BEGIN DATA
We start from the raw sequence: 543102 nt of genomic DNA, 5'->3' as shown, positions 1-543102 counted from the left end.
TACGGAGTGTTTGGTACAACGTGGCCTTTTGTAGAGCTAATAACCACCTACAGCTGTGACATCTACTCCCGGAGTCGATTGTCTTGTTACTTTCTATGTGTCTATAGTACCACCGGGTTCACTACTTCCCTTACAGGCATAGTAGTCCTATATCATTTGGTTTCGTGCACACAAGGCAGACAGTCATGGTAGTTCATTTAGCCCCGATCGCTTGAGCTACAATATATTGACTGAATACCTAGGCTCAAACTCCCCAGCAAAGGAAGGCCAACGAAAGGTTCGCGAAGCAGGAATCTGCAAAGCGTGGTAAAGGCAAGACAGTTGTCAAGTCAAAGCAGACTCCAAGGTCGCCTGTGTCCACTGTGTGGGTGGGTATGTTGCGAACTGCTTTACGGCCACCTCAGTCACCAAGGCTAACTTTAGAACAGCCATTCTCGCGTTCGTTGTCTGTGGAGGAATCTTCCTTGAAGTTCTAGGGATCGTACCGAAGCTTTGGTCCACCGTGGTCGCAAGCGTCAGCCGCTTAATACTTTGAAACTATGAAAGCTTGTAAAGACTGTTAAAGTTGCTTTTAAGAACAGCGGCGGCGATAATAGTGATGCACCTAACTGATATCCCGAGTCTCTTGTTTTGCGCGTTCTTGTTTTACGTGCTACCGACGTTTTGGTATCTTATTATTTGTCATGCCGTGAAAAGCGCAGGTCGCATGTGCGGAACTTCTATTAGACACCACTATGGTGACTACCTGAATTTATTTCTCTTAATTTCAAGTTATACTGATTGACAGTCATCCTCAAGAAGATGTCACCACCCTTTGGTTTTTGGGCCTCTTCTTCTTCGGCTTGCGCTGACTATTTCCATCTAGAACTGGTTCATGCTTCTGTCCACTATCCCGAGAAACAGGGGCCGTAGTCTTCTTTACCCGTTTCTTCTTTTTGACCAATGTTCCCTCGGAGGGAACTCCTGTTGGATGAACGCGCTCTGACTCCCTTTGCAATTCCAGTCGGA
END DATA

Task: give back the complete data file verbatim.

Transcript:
We start from the raw sequence: 543102 nt of genomic DNA, 5'->3' as shown, positions 1-543102 counted from the left end.
TACGGAGTGTTTGGTACAACGTGGCCTTTTGTAGAGCTAATAACCACCTACAGCTGTGACATCTACTCCCGGAGTCGATTGTCTTGTTACTTTCTATGTGTCTATAGTACCACCGGGTTCACTACTTCCCTTACAGGCATAGTAGTCCTATATCATTTGGTTTCGTGCACACAAGGCAGACAGTCATGGTAGTTCATTTAGCCCCGATCGCTTGAGCTACAATATATTGACTGAATACCTAGGCTCAAACTCCCCAGCAAAGGAAGGCCAACGAAAGGTTCGCGAAGCAGGAATCTGCAAAGCGTGGTAAAGGCAAGACAGTTGTCAAGTCAAAGCAGACTCCAAGGTCGCCTGTGTCCACTGTGTGGGTGGGTATGTTGCGAACTGCTTTACGGCCACCTCAGTCACCAAGGCTAACTTTAGAACAGCCATTCTCGCGTTCGTTGTCTGTGGAGGAATCTTCCTTGAAGTTCTAGGGATCGTACCGAAGCTTTGGTCCACCGTGGTCGCAAGCGTCAGCCGCTTAATACTTTGAAACTATGAAAGCTTGTAAAGACTGTTAAAGTTGCTTTTAAGAACAGCGGCGGCGATAATAGTGATGCACCTAACTGATATCCCGAGTCTCTTGTTTTGCGCGTTCTTGTTTTACGTGCTACCGACGTTTTGGTATCTTATTATTTGTCATGCCGTGAAAAGCGCAGGTCGCATGTGCGGAACTTCTATTAGACACCACTATGGTGACTACCTGAATTTATTTCTCTTAATTTCAAGTTATACTGATTGACAGTCATCCTCAAGAAGATGTCACCACCCTTTGGTTTTTGGGCCTCTTCTTCTTCGGCTTGCGCTGACTATTTCCATCTAGAACTGGTTCATGCTTCTGTCCACTATCCCGAGAAACAGGGGCCGTAGTCTTCTTTACCCGTTTCTTCTTTTTGACCAATGTTCCCTCGGAGGGAACTCCTGTTGGATGAACGCGCTCTGACTCCCTTTGCAATTCCAGTCGGA